Now that Pluto is in Capricorn, I feel my astrology strategies shifting once again. It's too early to know exactly where they'll go, but I sense a desire for greater pragmatism. When clients call, they're ready to take new responsibility. They want to know what they can do about their situations. Perhaps that's why I'm drawn to Hercules, one of our original action heroes. I'm not the first to turn to Hercules for zodiac advice. A long tradition connects his twelve labors to each of the zodiac signs. Most recently and prominently, metaphysician Alice Bailey used his labors as an allegory for the path of spiritual development.3 My goal is much less grand. I simply wonder if Hercules can guide us to some new action in our Pisces house.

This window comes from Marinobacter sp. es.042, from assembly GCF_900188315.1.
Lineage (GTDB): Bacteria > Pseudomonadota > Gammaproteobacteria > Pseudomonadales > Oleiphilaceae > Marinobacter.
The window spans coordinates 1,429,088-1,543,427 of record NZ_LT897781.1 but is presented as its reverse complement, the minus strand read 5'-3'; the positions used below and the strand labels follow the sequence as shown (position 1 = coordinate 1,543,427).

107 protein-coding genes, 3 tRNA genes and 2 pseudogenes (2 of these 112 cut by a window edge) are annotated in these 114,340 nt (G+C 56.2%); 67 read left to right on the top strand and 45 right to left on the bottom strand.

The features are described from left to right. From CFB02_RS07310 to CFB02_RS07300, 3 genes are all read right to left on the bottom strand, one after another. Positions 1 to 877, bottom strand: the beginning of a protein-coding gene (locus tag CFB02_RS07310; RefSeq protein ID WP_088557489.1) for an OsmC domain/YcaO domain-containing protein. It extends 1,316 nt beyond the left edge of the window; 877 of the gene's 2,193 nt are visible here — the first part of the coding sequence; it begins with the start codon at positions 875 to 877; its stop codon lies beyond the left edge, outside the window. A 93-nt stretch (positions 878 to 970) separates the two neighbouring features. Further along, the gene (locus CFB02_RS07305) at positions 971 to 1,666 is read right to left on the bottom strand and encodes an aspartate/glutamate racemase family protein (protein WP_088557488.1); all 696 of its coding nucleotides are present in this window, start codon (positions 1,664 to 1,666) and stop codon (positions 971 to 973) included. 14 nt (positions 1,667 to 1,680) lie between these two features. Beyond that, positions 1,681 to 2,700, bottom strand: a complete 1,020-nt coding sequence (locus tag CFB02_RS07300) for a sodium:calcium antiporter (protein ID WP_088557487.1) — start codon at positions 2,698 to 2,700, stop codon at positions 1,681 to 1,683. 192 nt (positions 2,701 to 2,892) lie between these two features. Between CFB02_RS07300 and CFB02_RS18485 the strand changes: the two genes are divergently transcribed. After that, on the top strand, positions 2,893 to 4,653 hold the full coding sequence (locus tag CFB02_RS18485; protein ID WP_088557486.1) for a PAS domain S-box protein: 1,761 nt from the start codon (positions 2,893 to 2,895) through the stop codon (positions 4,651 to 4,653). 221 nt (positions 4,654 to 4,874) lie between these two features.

So here's the tale. Hercules was ordered to retrieve the prized red cattle of Geryon as his Pisces labor. A winged giant with no less than three bodies, Geryon lived on an island at the ends of the earth. Hercules made his way on foot, battling wild beasts and marauders, until he went as far as any mortal had ever gone. Stopped by a formidable mountain, he cut through it to the other side, creating the mighty Pillars of Hercules. It was hot there. Some say in a fit of pique he shot an arrow at the burning sun. Others say he simply rested and prayed. But all agree on what happened next. The Sun god Apollo dropped down a fabulous gold goblet as reward. Our hero climbed into it and floated the rest of the way towards Erythia and Geryon's cows. Once he arrived, his task was easy: Bam! He clubbed the dangerous two-headed dog. Bam! Bam! He killed the artful shepherd. Geryon came running. Hercules shot one arrow that pierced all three of the monster's formidable bodies. Thwack! Thwack! Thwack! Hercules herded the red cows into his golden cup, sailed back to the tall mountain, returned Apollo's gift, and began the cattle drive back home. You'd think his work was nearly done, but going back across the land, he was attacked by thieves. His best bull escaped and ran all the way to Italy; Hercules had to wrestle and kill a king to get it back. Next Hera sent a terrible gadfly that scattered the crimson cows in all directions. The hero had to drain a river in order to finally get them home.